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The Wolf is a profound account detailing the return of the world’s most enduring carnivore

Nate Blakeslee’s book is as much a report on the deep divisions within contemporary America as it is a tale about wolves.

The author of this deeply informed yet fast-paced and deftly structured book suggests that in the long, blood-soaked story of wolves and humans, the rise of agriculture was decisive. About 12,000 years ago, the world’s most successful terrestrial mammal became the enemy-in-chief to the second most widespread. By day, wolves threatened our livestock. By night, they haunted our nightmares. There could really be only a single outcome.

It has entailed the relentless extermination of one by the other, yet the largest single loss of territory in the shortest possible time has to be the grey wolf’s extirpation from almost all of the lower 48 states of the United States. In barely three centuries, wolves were cleared from three million square miles, with a surviving relic population only in a forested belt from Michigan to Minnesota.

The most shocking part of the process occurred in Wyoming’s Yellowstone National Park, whose vast areas of montane forest were not only perfect for wolves but had enjoyed protection since 1872 as the world’s oldest national park. Here at least, one might imagine, the eerie nocturnal music of the Canis lupus might be tolerated. But in 1926, Yellowstone also fell silent. The irony was that the killing was done not by ranchers, hunters or fur trappers but by the very people tasked with defending Yellowstone’s pristine character – the park rangers.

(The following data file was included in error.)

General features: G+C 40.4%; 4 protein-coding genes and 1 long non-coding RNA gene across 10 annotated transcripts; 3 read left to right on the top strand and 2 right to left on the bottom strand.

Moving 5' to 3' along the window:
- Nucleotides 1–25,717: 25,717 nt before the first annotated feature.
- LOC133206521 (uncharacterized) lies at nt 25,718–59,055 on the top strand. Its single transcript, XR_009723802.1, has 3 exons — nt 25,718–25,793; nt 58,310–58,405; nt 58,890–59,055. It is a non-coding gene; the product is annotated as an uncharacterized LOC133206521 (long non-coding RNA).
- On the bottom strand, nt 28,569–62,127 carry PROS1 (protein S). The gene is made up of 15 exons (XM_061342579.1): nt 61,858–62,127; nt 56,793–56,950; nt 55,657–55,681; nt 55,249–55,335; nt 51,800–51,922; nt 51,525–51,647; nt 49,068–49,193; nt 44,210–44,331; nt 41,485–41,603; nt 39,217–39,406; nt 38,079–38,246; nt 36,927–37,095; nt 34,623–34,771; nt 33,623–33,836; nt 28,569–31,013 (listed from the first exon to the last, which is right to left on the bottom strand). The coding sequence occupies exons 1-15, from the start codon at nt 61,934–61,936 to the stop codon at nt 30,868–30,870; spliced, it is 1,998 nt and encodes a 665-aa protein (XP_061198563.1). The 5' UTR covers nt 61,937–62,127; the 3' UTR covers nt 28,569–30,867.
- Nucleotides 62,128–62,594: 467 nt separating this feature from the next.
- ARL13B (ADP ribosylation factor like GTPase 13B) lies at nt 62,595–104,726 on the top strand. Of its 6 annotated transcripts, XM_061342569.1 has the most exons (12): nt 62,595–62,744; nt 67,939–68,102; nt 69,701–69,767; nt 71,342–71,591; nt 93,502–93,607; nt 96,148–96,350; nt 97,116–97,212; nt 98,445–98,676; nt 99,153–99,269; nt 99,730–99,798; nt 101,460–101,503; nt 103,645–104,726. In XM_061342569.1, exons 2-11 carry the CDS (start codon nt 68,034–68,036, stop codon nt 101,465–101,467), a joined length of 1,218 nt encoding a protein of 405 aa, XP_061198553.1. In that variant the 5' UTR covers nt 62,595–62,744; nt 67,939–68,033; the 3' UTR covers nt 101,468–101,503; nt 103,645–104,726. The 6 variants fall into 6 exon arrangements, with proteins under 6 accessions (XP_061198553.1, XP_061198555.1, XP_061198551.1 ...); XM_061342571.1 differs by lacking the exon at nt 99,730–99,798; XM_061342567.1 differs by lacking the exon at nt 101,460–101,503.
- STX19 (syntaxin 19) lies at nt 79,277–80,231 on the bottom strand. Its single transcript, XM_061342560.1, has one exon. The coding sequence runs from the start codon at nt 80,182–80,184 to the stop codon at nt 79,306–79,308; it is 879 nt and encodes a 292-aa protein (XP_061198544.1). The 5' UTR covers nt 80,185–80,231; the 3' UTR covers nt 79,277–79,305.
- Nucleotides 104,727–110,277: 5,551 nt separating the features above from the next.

It is a measure of the volte-face that conservationists have since performed on the issue of the wolf’s essential place in America’s wilderness that in 1995 they began to work towards the species’s return. That this was then met – and continues to be met – by opposition from almost every other rural constituency is an index of how little has changed in matters of wolves and men.

Nate Blakeslee’s tale of the Yellowstone reintroduction is an account of three types of unremitting hunter. First, there are the wolves, and it is remarkable to observe how quickly they took to the park, as well as its long inflated elk herds. Within a short time, there were 1,700 wolves spread across the three neighbouring states of Idaho, Montana and Wyoming. 

One striking aspect of the rise of this top predator was the way that almost every­thing changed. True, the elk (the same species as British red deer) were brought to within more healthy population limits, but pronghorn antelopes increased, as did grizzly bears. The elk losses led to reductions in grazing pressure and, thus, a rapid expansion of riverine woodland.